The fastest factory load shoots a 127-grain Barnes LRX at 3,531 fps. Factory-supplied ballistics show that with a 300-yard zero, the 127-grain Barnes drops 7.12 inches at 400 yards and 18.99 inches at 500 yards. Flat.
In 2015, Nosler created its new 28 Nosler by necking up the 26 Nosler case, itself a derivative of the 7mm RUM case, which descended from the .404 Jeffery. Nosler supports this new cartridge with Nosler brass, Trophy Grade ammunition and M48 rifles in 26-inch barrel configurations.
The fat case creates powder space, with a water capacity of 93.8 grains when loaded with a 150-grain AccuBond Long Range Spitzer, according to Nosler specs. The rebated-rim centerfire rifle cartridge shares the same overall cartridge length (3.340) as the 26 Nosler, which allows it to be chambered in standard-length actions. Likewise, the .284-caliber (7mm) centerfire .28 Nosler has the same 3.340-inch maximum cartridge overall length as the .30-06, but the case length is 2.590 inches with a 35-degree shoulder. Accordingly, the 28 Nosler cartridge case can be formed by necking-up a 26 Nosler case to 7mm (.284 inch) diameter.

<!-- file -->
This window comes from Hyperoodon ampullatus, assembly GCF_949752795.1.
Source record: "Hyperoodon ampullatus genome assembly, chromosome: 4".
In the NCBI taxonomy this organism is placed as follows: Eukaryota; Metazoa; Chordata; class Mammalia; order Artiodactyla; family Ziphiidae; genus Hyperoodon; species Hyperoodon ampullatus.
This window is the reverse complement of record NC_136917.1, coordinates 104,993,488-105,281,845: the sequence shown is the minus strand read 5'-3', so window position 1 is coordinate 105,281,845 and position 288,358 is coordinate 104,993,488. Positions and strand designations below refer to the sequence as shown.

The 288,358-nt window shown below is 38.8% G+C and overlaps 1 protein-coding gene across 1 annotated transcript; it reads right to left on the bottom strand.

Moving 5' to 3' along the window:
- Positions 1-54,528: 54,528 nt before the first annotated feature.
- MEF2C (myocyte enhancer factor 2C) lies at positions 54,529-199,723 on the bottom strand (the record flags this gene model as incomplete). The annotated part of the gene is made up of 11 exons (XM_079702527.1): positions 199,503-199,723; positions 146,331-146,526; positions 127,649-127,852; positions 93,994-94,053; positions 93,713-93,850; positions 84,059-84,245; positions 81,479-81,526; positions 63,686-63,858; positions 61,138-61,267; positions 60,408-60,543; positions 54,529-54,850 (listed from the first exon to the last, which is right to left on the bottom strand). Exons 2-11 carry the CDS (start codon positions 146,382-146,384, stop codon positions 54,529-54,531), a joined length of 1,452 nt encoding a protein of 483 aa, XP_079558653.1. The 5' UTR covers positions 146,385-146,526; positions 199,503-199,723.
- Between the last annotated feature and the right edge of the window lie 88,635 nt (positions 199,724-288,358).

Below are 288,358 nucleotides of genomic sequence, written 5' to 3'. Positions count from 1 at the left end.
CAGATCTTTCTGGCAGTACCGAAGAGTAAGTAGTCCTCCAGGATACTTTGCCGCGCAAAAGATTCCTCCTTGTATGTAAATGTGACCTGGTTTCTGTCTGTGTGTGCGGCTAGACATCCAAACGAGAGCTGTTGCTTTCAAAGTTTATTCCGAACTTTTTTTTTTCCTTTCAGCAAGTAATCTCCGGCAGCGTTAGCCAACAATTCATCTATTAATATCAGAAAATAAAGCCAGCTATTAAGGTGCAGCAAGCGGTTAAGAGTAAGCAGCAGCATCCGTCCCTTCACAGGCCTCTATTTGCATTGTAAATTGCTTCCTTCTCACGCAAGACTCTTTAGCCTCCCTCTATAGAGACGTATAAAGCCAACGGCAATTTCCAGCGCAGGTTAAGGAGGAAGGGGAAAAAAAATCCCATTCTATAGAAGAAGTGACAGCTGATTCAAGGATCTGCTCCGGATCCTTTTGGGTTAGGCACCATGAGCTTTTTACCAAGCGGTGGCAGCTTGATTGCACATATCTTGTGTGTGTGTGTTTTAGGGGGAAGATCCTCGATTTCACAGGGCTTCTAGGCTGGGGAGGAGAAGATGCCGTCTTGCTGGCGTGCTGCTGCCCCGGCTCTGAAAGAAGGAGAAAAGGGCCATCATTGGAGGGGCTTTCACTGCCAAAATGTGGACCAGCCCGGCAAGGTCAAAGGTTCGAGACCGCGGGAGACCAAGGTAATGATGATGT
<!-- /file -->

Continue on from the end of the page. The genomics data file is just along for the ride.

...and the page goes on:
Slower-burning powders and high load densities generally yield the best loads. Some of the best are with Norma 217 and RL 33.
7.62×40 WT (Wilson Tactical)
Kurt Buchert originated this round as the 7.62×40 USA. Introduced commercially in 2011 by Wilson Combat, the 7.62×40mm Wilson Tactical is a centerfire rifle cartridge that’s an accurate, low-recoil .30-caliber round that can be used in AR-15/M4 rifles with minimal changes beyond swapping the barrel.
All other standard AR-platform 5.56-caliber components are compatible. The 7.62×40 WT is based on the 5.56×45 NATO cartridge case, which is shortened to 1.560 inches and then re-sized (single operation) in a standard 7.62×40 WT sizing die. Result: A formed 7.62×40 WT case with a finished overall case length of 1.565 inches.